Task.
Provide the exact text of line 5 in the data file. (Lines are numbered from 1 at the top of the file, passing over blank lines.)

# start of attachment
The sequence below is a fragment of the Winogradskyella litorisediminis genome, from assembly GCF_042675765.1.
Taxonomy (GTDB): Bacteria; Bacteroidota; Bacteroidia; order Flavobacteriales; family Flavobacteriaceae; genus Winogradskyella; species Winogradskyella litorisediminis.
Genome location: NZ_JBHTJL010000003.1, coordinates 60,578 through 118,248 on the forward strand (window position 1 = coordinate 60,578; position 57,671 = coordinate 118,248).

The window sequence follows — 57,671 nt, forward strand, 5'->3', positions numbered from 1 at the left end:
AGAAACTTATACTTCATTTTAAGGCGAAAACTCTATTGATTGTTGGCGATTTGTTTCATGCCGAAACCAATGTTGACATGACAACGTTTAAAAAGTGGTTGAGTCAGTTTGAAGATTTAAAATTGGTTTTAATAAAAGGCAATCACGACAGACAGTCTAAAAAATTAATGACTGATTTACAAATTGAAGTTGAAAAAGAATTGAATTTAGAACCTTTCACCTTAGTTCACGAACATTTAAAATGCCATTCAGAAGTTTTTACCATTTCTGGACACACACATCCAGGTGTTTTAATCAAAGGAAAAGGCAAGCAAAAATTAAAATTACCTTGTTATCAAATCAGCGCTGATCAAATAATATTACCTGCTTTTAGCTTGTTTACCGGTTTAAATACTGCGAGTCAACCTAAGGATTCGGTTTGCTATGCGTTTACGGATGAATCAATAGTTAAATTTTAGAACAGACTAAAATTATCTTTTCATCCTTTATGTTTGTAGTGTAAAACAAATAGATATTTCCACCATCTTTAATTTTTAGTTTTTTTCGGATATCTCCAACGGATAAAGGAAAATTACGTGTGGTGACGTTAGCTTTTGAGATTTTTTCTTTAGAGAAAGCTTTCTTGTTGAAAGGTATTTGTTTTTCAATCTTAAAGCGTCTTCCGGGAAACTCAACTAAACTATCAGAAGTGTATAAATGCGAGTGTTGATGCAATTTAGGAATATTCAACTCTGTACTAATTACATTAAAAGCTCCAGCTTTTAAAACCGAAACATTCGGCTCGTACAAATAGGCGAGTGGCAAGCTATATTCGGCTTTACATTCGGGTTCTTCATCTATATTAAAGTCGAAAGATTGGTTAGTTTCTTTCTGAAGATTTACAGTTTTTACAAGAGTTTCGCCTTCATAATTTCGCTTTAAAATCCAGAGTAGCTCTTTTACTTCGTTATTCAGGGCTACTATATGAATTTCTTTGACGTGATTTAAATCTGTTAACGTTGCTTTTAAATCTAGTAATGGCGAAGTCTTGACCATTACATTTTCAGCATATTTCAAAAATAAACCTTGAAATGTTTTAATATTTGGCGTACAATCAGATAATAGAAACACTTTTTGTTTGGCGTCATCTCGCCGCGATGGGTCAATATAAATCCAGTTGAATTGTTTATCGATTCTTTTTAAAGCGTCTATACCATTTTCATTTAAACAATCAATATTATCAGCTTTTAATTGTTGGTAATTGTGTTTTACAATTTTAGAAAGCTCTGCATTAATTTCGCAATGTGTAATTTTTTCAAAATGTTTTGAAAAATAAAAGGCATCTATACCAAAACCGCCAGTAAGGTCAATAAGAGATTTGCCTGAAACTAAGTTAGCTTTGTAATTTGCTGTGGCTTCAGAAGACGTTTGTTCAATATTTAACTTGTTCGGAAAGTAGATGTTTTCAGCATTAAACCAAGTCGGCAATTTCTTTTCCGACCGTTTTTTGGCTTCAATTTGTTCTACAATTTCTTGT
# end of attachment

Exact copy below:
AGAAACTTATACTTCATTTTAAGGCGAAAACTCTATTGATTGTTGGCGATTTGTTTCATGCCGAAACCAATGTTGACATGACAACGTTTAAAAAGTGGTTGAGTCAGTTTGAAGATTTAAAATTGGTTTTAATAAAAGGCAATCACGACAGACAGTCTAAAAAATTAATGACTGATTTACAAATTGAAGTTGAAAAAGAATTGAATTTAGAACCTTTCACCTTAGTTCACGAACATTTAAAATGCCATTCAGAAGTTTTTACCATTTCTGGACACACACATCCAGGTGTTTTAATCAAAGGAAAAGGCAAGCAAAAATTAAAATTACCTTGTTATCAAATCAGCGCTGATCAAATAATATTACCTGCTTTTAGCTTGTTTACCGGTTTAAATACTGCGAGTCAACCTAAGGATTCGGTTTGCTATGCGTTTACGGATGAATCAATAGTTAAATTTTAGAACAGACTAAAATTATCTTTTCATCCTTTATGTTTGTAGTGTAAAACAAATAGATATTTCCACCATCTTTAATTTTTAGTTTTTTTCGGATATCTCCAACGGATAAAGGAAAATTACGTGTGGTGACGTTAGCTTTTGAGATTTTTTCTTTAGAGAAAGCTTTCTTGTTGAAAGGTATTTGTTTTTCAATCTTAAAGCGTCTTCCGGGAAACTCAACTAAACTATCAGAAGTGTATAAATGCGAGTGTTGATGCAATTTAGGAATATTCAACTCTGTACTAATTACATTAAAAGCTCCAGCTTTTAAAACCGAAACATTCGGCTCGTACAAATAGGCGAGTGGCAAGCTATATTCGGCTTTACATTCGGGTTCTTCATCTATATTAAAGTCGAAAGATTGGTTAGTTTCTTTCTGAAGATTTACAGTTTTTACAAGAGTTTCGCCTTCATAATTTCGCTTTAAAATCCAGAGTAGCTCTTTTACTTCGTTATTCAGGGCTACTATATGAATTTCTTTGACGTGATTTAAATCTGTTAACGTTGCTTTTAAATCTAGTAATGGCGAAGTCTTGACCATTACATTTTCAGCATATTTCAAAAATAAACCTTGAAATGTTTTAATATTTGGCGTACAATCAGATAATAGAAACACTTTTTGTTTGGCGTCATCTCGCCGCGATGGGTCAATATAAATCCAGTTGAATTGTTTATCGATTCTTTTTAAAGCGTCTATACCATTTTCATTTAAACAATCAATATTATCAGCTTTTAATTGTTGGTAATTGTGTTTTACAATTTTAGAAAGCTCTGCATTAATTTCGCAATGTGTAATTTTTTCAAAATGTTTTGAAAAATAAAAGGCATCTATACCAAAACCGCCAGTAAGGTCAATAAGAGATTTGCCTGAAACTAAGTTAGCTTTGTAATTTGCTGTGGCTTCAGAAGACGTTTGTTCAATATTTAACTTGTTCGGAAAGTAGATGTTTTCAGCATTAAACCAAGTCGGCAATTTCTTTTCCGACCGTTTTTTGGCTTCAATTTGTTCTACAATTTCTTGT